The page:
Roger Goodell Makes a Lot More Money Than NFL Players, and Here’s Why You Should Care
NFL Commissioner Roger Goodell took a pay cut last year. Before you feel too bad for him, however, keep in mind that even after a $1 million cut, Goodell made $34.1 million over the 2014-5 season – more than every football player in the league, save Atlanta Falcons QB Matt Ryan, whose signing bonus brought his pay up to $36.5 million. Why are we even paying attention to millionaires, when the average American worker would be happy to score more than a 3 percent annual raise? Well, the commish-to-player pay ratio reminds us that the guys at the top of the corporate ladder often far out-earn the people whose work keeps them there. In short, it’s not just that the CEO makes more than you do; it’s that the CEO makes a lot more than you do.
(Photo Credit: New Old Stock)
PayScale’s 2014 report, CEO-to-Worker Pay Ratios, compares the salary of employees at America’s top-earning companies with their CEOs’ pay, and shows that Goodell is in good company.
In fact, nearly a quarter of top 100 companies have CEO-to-worker pay ratios of 100:1 or more, meaning that the big boss earns 100 times more than the typical salary at his company. CVS Caremark, the company with the largest CEO-to-worker pay gap in 2014, had a ratio of 422:1, with the average employee making $28,700 annually and the CEO pulling down $12 million a year. By comparison, Money Nation reports that the typical NFL salary was $860,000 for 2015 – not Matt Ryan money, but not regular worker pay, either. That means the NFL commissioner-to-player pay ratio is about 40:1.
The Risks Are Greater at the Bottom
Roger Goodell has made $180.5 mill in his 1st 9 yrs as commish? And ppl say the players ask for too much cash. How many hits has he taken?
— Sen’Derrick Marks (@senmarks) February 16, 2016
Of course, it’s not just what you make – it’s what you have to do to earn your money. As Jaguars defensive tackle Sen’Derrick Marks points out, Roger Goodell has never had to risk a concussion in order to get his check. Neither will most workers, but regardless of whether your job consists of taking hits or processing TPS reports, you’re in a tougher spot than your boss’s boss’s boss.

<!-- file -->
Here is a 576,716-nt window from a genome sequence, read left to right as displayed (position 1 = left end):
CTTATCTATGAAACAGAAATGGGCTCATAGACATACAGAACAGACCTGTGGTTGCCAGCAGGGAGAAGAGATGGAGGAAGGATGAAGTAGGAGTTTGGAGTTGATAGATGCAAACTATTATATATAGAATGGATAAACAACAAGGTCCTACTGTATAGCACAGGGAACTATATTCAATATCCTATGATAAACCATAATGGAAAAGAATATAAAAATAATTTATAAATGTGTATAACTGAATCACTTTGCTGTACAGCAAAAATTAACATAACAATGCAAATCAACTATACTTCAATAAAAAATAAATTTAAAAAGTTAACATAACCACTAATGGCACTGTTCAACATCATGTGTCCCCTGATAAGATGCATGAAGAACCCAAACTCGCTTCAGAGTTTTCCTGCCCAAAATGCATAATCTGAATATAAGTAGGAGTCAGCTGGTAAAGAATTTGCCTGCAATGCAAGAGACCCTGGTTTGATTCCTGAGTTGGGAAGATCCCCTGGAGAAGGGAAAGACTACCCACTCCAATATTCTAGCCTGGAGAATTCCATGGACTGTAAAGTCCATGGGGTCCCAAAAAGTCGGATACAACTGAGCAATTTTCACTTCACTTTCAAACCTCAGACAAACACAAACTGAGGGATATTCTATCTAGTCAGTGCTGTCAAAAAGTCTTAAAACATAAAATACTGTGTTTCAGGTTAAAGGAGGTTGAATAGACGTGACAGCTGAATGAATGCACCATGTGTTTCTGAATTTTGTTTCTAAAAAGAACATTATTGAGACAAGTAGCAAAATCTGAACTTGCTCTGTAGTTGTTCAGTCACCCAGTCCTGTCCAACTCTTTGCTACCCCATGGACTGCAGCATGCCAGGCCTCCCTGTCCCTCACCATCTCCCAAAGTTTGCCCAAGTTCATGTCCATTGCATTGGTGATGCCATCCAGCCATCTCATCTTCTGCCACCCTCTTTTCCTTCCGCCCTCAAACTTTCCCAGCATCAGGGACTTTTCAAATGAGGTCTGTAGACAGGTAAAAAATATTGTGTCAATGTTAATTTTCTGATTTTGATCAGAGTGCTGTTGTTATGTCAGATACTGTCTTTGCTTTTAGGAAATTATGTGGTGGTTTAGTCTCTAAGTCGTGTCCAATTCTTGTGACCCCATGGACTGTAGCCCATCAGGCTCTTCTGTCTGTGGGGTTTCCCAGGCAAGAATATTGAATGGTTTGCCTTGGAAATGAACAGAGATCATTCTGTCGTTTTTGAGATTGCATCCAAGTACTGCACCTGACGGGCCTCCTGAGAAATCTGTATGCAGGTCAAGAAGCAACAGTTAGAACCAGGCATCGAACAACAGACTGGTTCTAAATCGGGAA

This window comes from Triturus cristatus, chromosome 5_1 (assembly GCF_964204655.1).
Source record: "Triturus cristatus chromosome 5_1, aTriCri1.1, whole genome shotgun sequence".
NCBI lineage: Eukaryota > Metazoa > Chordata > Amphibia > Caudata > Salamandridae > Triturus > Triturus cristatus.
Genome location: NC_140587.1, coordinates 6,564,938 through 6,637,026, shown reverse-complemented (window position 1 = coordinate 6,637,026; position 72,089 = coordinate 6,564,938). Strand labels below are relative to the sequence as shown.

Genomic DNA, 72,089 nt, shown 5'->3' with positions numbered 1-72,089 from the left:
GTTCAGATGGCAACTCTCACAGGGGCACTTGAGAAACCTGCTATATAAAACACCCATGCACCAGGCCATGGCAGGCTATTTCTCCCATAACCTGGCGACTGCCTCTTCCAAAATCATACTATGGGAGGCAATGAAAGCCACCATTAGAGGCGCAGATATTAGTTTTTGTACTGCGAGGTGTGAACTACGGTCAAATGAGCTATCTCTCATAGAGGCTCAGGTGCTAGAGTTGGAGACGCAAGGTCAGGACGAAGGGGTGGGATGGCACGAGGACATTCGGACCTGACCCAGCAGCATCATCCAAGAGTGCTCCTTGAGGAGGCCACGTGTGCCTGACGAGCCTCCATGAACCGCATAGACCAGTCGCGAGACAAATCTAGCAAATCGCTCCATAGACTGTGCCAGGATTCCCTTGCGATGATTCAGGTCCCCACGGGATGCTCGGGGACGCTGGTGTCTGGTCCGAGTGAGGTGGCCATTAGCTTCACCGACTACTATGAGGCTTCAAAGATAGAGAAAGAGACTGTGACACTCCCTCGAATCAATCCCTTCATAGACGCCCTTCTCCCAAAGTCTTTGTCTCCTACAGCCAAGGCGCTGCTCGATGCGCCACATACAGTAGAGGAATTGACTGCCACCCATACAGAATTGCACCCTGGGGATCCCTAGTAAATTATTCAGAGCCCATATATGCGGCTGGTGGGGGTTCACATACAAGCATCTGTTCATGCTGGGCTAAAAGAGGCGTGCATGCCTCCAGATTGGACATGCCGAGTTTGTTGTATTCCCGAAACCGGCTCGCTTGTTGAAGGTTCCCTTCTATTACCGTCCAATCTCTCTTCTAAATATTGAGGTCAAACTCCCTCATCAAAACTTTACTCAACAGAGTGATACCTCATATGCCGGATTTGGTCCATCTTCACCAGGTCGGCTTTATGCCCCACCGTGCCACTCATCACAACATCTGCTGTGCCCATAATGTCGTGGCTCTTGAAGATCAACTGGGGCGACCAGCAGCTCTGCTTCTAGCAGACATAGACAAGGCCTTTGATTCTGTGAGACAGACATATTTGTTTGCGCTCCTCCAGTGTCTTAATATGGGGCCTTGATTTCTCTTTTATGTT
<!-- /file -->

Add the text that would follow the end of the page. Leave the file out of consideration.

Why? Because, if you’re like a lot of American workers – 76 percent, as of 2013, according to Bankrate.com – you live paycheck to paycheck. The reasons for this are many, varied, and constantly disputed by economists and experts, but one big factor is the value of what we make: PayScale’s Real Wage Index, which measures workers’ earnings with inflation taken into account, shows that the buying power of worker pay has declined 6.9 percent since 2006.
CEO pay, on the other hand, continues to rise.
“From 1978 to 2013, CEO compensation, inflation-adjusted, increased 937 percent, a rise more than double stock market growth and substantially greater than the painfully slow 10.2 percent growth in a typical worker’s compensation over the same period,” write Alyssa Davis and Lawrence Mishel at The Economic Policy Institute.
Top executive roles at high-earning companies may also come with golden parachutes, contract provisions that soften the blow in the event of sudden unemployment. Needless to say, the average worker’s contract does not.
NFL players have it a little better than we do, of course: if they’re injured, for example, they might earn their full salary if they’re veteran players. (Rookies who are selected in the third round or later typically have salaries that pay them a reduced rate for down time.)
Regardless, professional athletes have brief careers, and football players briefer than most. No wonder that 78 percent of NFL players find themselves under financial stress within two years of their pro careers’ end.
The Commissioner, on the other hand, would probably find it a challenge to run through $180 million. In this, if in nothing else, Roger Goodell and your CEO are a lot alike.
Tell Us What You Think
Do you think it matters that CEOs make so much more than workers, or is that just capitalism, baby? We want to hear from you! Leave a comment or join the discussion on Twitter.